You Are Not Your FTP; Set Concrete Goals To Crush

Hey All,

Wanted to share this video that I made after chatting with another person about goal setting for the season. While we all love the metrics of cycling (I LOVE THEM), it’s so easy for us to get lost in just the numbers and not think of why we care about them so much.

Bullet Points:

  • Have concrete goals.
  • Understand rest.
  • Stop obsessing over metrics that don’t achieve your goals.
  • You are not your FTP.
  • INTENSITY won’t do diddly for you if you don’t have the endurance to get you to the point of your event where you want to use the intensity.

Would love to hear what you agree or disagree with; thanks for sharing your thoughts.

Brendan

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Advertising for your own coaching systems by stealth. Bit cheeking touting for business on essentially someone else’s coaching site.

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It’s good, and easier said than done for most self coached athletes. I like to think of goals as processes I can control, while aspirations or dreams might be the things like achieving a certain result or metric number. A goal might be to ride five days a week every week with consistency, or ride a certain volume over a course of time or make sure I get VO2 work in every week. An aspiration might be 4.2W/kg. The process goal can help drive the achievement of the other aspirations.

Rest is also lost on many athletes. I recall a conversation with an athlete who was competitive, but to this day still has not achieved his potential and has not improved in several years. He posts his monthly volume (which is huge) on Facebook every month, alongside lamentations about injuries or missed PR goals. I once suggested he back off for a few weeks or try a taper before a race and he said, “Tapering is stupid. No one gets faster by working less.” And that was that. He’s had coaches a hell of a lot more qualified and experienced than me tell him the same thing over the years and his response is always the same, yet his performance has declined slowly but surely every year.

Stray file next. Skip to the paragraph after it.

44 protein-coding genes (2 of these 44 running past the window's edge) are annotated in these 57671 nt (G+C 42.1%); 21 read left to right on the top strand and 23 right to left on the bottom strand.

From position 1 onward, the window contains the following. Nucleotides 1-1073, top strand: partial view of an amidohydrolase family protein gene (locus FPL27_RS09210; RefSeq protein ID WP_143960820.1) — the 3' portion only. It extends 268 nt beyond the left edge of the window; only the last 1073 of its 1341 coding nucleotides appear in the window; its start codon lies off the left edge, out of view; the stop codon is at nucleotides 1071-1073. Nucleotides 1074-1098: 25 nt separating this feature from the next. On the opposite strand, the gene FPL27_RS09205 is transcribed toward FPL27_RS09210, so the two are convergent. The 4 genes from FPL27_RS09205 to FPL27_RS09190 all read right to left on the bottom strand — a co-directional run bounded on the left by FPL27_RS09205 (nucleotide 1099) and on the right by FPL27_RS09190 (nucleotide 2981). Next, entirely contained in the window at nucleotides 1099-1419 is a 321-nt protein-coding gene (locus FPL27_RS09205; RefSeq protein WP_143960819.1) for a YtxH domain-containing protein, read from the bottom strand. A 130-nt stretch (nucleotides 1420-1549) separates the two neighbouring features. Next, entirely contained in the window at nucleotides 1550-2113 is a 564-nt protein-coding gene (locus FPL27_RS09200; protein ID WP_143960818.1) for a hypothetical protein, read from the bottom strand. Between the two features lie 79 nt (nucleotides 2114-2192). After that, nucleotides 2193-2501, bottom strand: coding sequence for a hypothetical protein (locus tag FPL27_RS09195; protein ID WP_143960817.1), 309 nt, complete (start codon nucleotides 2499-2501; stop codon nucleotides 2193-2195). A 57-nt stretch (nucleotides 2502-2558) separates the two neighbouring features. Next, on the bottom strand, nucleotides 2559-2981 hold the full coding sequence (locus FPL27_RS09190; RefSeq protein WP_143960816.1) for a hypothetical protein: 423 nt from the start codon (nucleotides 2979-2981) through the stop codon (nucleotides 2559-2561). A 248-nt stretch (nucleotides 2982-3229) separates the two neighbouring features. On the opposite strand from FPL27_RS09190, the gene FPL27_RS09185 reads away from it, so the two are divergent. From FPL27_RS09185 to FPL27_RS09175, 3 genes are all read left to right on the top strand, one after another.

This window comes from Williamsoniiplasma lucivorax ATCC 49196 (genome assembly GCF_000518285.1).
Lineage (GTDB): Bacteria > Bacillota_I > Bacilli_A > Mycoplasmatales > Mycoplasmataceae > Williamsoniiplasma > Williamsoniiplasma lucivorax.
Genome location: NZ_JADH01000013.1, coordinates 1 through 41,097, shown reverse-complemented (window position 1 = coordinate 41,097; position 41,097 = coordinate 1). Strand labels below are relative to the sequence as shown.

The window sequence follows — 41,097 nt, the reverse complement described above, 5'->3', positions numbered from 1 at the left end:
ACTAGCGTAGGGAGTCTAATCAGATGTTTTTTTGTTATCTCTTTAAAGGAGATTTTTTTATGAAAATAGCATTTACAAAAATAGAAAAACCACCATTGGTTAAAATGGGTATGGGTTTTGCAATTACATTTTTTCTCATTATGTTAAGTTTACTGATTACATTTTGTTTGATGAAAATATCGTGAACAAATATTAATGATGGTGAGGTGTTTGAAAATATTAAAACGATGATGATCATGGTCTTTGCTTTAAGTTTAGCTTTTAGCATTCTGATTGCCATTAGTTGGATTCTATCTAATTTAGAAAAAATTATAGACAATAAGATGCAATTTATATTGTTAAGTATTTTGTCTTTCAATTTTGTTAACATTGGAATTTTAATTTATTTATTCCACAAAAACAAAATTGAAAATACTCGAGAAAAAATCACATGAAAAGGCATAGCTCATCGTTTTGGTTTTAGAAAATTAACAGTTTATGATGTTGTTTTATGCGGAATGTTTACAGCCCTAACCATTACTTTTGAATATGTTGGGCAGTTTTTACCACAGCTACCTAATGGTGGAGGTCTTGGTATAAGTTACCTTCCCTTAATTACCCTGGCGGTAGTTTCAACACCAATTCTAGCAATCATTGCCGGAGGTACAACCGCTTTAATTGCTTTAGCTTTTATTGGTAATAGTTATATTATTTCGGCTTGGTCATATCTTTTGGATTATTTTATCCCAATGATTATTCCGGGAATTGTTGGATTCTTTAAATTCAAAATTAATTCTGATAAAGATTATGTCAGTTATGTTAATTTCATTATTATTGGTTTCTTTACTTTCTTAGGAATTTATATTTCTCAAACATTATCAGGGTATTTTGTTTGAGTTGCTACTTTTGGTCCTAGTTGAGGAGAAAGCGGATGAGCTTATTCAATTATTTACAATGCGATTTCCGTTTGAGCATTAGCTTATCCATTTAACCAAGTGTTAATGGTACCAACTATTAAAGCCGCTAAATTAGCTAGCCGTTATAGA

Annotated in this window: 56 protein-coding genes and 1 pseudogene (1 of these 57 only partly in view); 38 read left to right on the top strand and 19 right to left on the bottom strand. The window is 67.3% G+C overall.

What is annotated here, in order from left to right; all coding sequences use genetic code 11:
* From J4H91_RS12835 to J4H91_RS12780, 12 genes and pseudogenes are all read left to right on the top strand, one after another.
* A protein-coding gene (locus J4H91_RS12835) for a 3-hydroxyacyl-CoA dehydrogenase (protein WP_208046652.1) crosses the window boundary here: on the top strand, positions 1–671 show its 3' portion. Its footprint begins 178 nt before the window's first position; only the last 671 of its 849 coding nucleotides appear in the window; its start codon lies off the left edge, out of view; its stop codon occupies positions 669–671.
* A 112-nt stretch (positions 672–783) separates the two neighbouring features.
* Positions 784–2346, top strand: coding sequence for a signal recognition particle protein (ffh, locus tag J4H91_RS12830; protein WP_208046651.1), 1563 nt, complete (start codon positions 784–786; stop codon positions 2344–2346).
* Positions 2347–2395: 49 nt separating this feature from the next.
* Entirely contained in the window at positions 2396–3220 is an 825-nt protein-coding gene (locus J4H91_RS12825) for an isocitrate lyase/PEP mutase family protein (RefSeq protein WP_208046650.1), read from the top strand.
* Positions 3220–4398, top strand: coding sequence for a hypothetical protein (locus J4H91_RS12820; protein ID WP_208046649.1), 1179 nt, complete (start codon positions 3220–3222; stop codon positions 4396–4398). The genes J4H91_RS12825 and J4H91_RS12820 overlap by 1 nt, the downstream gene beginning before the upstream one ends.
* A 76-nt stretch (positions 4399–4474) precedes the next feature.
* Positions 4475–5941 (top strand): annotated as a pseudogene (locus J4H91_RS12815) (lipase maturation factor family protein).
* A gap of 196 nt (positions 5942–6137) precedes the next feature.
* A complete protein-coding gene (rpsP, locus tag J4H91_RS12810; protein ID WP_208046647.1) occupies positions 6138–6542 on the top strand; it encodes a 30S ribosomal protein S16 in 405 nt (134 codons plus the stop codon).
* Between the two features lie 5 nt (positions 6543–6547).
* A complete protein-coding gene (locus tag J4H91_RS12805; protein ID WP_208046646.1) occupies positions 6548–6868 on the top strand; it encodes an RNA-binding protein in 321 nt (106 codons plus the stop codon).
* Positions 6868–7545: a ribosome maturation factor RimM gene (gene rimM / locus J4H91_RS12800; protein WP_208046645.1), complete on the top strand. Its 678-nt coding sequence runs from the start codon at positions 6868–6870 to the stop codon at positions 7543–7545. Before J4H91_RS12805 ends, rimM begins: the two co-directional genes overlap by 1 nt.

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Hey Brendan, Based on your website and video, you seem very knowledgeable (and passionate :). However, I found the video somewhat scattered. Based on the title I expected it to be about goal setting -> specifics of events -> training components highlighting that it is much more than a high FTP to be successful ( concluding with specific examples). Instead, I found the video more like a rambling of various topics, including providing an example of feedback you provide to your athletes. Bottom line is that I didn’t derive anything useful from the video (I watched it 1.5x) other than it seems like you are a knowledgeable TR forum participant. Bob

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This is definitely a valid viewpoint, particularly after exploring Brendan’s website to see what he offers. I think one of the substantive issues with TR’s current platform that needs to be addressed is that it focuses on the self coached (and time-crunched) athlete but provides no means to allow for objective assessment by an outsider (e.g. coach) of performance and training progression. Dozens of Forum questions could be answered for indivuals with such augmented services. Brendan offers assessments, but perhaps goes too far with offering competing coaching plans.

Wasn’t trying to be stealthy at all; I’ve mentioned being a coach many times. I will leave those mentions out in future videos though and make the info more general; thanks for the feedback Nigel.